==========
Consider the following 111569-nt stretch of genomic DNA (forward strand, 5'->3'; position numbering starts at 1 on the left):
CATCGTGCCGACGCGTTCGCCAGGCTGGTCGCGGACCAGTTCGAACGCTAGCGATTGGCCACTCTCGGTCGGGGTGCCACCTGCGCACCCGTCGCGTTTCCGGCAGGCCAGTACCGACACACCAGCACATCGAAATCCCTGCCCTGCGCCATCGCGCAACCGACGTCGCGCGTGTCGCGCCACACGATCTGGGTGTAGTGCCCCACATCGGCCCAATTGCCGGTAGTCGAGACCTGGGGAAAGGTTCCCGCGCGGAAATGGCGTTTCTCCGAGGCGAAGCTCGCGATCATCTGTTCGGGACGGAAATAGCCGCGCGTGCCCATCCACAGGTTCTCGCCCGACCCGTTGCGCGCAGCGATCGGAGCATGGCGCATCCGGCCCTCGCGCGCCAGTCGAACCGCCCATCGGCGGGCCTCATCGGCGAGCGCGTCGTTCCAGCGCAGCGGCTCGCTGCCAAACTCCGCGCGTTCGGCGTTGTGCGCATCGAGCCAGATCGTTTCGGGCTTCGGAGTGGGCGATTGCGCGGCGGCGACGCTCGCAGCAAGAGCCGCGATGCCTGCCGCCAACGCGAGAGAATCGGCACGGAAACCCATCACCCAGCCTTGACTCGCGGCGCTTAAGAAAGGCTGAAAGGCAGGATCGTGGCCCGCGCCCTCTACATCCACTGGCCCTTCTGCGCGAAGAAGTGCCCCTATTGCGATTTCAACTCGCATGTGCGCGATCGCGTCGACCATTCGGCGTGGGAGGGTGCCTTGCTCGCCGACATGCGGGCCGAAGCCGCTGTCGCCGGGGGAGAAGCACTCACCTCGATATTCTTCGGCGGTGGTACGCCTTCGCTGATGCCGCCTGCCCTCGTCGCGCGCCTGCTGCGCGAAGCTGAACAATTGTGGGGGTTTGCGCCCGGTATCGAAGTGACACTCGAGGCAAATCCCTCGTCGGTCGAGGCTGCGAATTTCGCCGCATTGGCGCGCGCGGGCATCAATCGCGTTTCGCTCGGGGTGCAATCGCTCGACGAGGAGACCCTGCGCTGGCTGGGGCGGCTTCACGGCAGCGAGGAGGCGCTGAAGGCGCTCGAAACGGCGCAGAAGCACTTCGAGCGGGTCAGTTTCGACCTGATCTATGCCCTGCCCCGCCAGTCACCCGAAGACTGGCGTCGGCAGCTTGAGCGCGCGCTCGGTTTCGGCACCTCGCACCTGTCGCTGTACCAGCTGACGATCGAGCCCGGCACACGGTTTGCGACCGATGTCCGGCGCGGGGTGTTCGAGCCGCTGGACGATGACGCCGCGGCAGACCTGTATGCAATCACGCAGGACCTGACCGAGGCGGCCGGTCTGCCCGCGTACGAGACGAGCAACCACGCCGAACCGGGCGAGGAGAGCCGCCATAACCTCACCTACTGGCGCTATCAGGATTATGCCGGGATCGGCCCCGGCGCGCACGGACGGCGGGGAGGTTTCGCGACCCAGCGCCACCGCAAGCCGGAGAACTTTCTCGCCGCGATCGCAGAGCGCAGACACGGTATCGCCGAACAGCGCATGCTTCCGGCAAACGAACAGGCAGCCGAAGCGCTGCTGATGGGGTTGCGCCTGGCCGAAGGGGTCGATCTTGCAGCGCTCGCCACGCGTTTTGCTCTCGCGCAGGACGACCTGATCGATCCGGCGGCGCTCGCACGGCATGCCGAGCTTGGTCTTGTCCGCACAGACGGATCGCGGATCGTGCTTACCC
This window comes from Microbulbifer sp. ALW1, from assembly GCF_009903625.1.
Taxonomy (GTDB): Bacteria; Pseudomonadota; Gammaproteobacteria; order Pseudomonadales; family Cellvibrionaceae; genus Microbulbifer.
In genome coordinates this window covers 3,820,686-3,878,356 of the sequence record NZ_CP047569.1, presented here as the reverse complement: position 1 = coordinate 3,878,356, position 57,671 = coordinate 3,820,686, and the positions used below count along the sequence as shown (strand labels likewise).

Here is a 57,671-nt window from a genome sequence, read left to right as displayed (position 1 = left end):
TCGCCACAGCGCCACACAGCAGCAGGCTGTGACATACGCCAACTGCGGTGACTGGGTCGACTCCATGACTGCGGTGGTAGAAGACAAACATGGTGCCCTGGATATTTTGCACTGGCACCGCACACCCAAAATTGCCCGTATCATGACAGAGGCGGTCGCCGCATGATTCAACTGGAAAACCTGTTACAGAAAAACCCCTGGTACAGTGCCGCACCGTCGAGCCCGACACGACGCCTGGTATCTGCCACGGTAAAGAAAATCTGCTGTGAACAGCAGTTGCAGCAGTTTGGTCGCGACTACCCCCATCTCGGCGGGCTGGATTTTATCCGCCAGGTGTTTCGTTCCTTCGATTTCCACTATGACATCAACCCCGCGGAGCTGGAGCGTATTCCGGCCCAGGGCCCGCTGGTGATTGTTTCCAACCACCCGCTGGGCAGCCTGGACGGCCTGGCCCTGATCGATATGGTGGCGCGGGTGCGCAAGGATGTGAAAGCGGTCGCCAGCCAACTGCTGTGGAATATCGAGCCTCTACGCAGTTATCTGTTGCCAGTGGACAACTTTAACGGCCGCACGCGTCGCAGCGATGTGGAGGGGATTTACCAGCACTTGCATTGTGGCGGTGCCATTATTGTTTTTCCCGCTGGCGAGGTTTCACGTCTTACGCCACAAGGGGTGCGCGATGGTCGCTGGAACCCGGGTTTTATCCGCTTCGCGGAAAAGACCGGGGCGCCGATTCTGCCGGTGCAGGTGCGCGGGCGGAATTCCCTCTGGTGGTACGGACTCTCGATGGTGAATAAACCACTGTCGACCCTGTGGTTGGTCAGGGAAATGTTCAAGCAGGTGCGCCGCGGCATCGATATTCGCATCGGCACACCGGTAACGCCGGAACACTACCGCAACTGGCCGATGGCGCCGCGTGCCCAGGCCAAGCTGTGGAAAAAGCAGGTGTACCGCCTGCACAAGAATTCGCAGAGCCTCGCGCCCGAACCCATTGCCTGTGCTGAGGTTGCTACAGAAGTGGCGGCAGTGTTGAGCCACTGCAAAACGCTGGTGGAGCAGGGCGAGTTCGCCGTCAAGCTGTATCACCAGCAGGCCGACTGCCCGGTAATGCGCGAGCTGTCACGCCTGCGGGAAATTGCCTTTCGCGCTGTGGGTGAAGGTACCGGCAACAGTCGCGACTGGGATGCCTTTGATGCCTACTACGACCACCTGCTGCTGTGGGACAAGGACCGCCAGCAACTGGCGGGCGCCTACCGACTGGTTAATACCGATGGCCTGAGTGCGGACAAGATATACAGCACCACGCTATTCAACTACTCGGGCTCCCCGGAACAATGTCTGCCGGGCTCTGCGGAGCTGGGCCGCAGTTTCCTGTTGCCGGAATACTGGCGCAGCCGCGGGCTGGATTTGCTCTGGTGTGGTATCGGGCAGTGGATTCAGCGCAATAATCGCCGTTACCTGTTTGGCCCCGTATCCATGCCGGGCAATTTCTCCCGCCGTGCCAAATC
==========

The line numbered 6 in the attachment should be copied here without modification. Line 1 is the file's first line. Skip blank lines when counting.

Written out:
Here is a 57,671-nt window from a genome sequence, read left to right as displayed (position 1 = left end):